Researchers from the University of Cambridge say modern humans may have spread diseases to Neanderthals in Europe and Asia after migrating out of Africa, a study published in the American Journal of Physical Anthropology reports.
“Humans migrating out of Africa would have been a significant reservoir of tropical diseases,” said co-author Dr. Charlotte Houldcroft, from Cambridge’s Division of Biological Anthropology, in a statement. “For the Neanderthal population of Eurasia, adapted to that geographical infectious disease environment, exposure to new pathogens carried out of Africa may have been catastrophic.”
Such transmission of diseases would have caused problems for Neanderthals in the same way European diseases, especially smallpox, decimated Native American populations. This is because Neanderthals — along with other archaic human species — had not developed immunity to the pathogens, making them susceptible to illness.
The diseases modern humans brought with them out of Africa included stomach ulcers, tapeworms, tuberculosis, and several types of herpes, which would have spread during interactions with Neanderthals, including interbreeding.
Previous research estimated that most major human diseases began to emerge roughly 8,000 years ago. But this recent study suggests certain diseases could be thousands of years older, Discovery News reports.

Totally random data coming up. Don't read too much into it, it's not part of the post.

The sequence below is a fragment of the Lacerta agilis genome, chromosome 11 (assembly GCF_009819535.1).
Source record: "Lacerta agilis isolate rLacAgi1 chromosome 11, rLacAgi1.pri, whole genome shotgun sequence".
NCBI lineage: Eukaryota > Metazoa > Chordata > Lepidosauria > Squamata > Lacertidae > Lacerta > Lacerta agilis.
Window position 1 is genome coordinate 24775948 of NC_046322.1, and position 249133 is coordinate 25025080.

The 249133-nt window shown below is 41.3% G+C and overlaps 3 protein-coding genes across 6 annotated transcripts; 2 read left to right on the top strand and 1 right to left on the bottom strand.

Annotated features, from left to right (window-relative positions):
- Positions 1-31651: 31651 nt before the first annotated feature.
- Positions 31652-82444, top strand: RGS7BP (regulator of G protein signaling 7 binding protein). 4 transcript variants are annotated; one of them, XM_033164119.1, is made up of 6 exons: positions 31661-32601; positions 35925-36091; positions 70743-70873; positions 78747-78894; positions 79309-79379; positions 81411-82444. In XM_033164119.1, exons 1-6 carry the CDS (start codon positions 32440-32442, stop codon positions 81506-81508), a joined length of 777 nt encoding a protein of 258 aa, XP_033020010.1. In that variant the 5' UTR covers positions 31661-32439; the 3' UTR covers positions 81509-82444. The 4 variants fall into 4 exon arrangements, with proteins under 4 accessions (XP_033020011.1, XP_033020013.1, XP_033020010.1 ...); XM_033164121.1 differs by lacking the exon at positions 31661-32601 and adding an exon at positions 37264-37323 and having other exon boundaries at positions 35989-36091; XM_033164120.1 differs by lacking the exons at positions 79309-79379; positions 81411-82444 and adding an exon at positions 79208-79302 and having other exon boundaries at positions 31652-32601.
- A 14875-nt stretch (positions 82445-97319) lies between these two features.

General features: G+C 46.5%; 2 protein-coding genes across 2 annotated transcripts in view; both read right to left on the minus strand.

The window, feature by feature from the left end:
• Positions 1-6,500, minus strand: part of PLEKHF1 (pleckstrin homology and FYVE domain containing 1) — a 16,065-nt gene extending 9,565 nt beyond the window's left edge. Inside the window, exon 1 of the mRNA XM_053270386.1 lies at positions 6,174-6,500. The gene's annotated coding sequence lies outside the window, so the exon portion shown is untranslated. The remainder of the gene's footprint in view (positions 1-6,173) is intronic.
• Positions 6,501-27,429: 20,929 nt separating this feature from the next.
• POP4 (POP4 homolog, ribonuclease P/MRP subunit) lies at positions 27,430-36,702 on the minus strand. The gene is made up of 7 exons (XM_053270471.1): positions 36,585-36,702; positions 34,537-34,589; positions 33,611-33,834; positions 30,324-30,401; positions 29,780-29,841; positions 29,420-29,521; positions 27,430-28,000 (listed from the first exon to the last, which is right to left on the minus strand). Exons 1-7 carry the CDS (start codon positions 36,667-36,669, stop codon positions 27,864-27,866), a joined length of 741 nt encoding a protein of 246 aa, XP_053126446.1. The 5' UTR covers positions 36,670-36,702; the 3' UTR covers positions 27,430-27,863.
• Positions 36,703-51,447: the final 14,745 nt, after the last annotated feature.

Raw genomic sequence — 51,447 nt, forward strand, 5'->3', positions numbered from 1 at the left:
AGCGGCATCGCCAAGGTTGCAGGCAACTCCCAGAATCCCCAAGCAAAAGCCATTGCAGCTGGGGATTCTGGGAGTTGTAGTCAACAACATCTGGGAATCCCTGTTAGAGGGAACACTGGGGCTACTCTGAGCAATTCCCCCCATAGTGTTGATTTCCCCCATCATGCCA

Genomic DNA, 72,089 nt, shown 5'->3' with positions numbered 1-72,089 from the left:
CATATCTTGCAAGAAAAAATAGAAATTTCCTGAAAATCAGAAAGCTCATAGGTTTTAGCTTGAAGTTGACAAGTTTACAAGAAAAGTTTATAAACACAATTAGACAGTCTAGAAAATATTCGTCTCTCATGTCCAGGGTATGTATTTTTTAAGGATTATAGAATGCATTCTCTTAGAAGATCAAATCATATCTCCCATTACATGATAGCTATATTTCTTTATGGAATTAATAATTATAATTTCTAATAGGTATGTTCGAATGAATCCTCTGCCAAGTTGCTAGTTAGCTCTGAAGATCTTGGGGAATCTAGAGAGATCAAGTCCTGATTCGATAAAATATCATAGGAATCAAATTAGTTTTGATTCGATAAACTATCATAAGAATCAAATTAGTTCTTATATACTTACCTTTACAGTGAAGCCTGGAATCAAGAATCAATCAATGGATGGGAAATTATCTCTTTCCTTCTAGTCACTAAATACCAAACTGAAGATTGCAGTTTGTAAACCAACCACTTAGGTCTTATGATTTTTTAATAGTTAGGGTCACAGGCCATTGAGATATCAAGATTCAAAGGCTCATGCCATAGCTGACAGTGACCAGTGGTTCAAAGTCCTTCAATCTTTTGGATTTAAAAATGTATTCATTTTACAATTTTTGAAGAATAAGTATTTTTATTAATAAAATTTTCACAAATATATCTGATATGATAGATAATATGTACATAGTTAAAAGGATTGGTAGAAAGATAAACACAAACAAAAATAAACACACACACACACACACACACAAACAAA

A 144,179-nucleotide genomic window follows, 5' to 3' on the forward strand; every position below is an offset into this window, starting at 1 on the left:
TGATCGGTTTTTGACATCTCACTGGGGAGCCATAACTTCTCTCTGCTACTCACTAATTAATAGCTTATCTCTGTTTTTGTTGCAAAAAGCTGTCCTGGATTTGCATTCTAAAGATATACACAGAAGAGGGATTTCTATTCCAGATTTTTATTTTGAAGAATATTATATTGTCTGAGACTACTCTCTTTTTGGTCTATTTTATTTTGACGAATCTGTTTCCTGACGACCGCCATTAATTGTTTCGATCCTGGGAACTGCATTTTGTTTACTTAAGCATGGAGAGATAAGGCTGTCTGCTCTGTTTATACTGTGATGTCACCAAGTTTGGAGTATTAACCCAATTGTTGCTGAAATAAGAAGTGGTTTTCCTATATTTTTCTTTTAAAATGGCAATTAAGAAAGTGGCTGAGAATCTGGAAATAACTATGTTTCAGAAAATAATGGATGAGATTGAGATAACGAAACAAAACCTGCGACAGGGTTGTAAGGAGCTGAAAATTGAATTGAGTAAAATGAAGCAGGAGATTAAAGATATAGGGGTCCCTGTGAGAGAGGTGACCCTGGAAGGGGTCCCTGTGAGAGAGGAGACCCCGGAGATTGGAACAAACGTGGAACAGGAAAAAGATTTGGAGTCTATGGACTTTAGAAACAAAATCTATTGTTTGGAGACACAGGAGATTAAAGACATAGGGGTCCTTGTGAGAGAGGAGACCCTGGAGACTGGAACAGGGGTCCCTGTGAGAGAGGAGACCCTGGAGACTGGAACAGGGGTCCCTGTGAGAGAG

Researchers reviewed both pathogen genomes and ancient bone DNA. They found that a large number of infectious diseases have been co-evolving with humans and their ancestors for tens of thousands of years. While always present, it was not until the rise of agriculture and growth of settled communities that the pathogens were able to spread.
A stomach-ulcer-causing bacterium known as helicobacter pylori is thought to have first infected humans in Africa between 88,000 and 116,000 years ago, but did not arrive in Europe prior to 52,000 years ago. And Herpes simplex 2 — which causes genital herpes — most likely spread to humans in Africa some 1.6 million years ago.
“Hunter-gatherers lived in small foraging groups. Neanderthals lived in groups of between 15-30 members, for example,” added Houldcroft. “So disease would have broken out sporadically, but have been unable to spread very far. Once agriculture came along, these diseases had the perfect conditions to explode, but they were already around.”
The research also suggests that many diseases previously believed to be ‘zoonoses’ — illnesses transferred to humans by animals — may actually have human origins.
While anatomically modern humans migrating out Africa likely transmitted diseases to Neanderthals, genetic evidence suggests that interbreeding mostly benefited Homo sapiens by strengthening their immune systems and protecting against diseases like bacterial sepsis and encephalitis.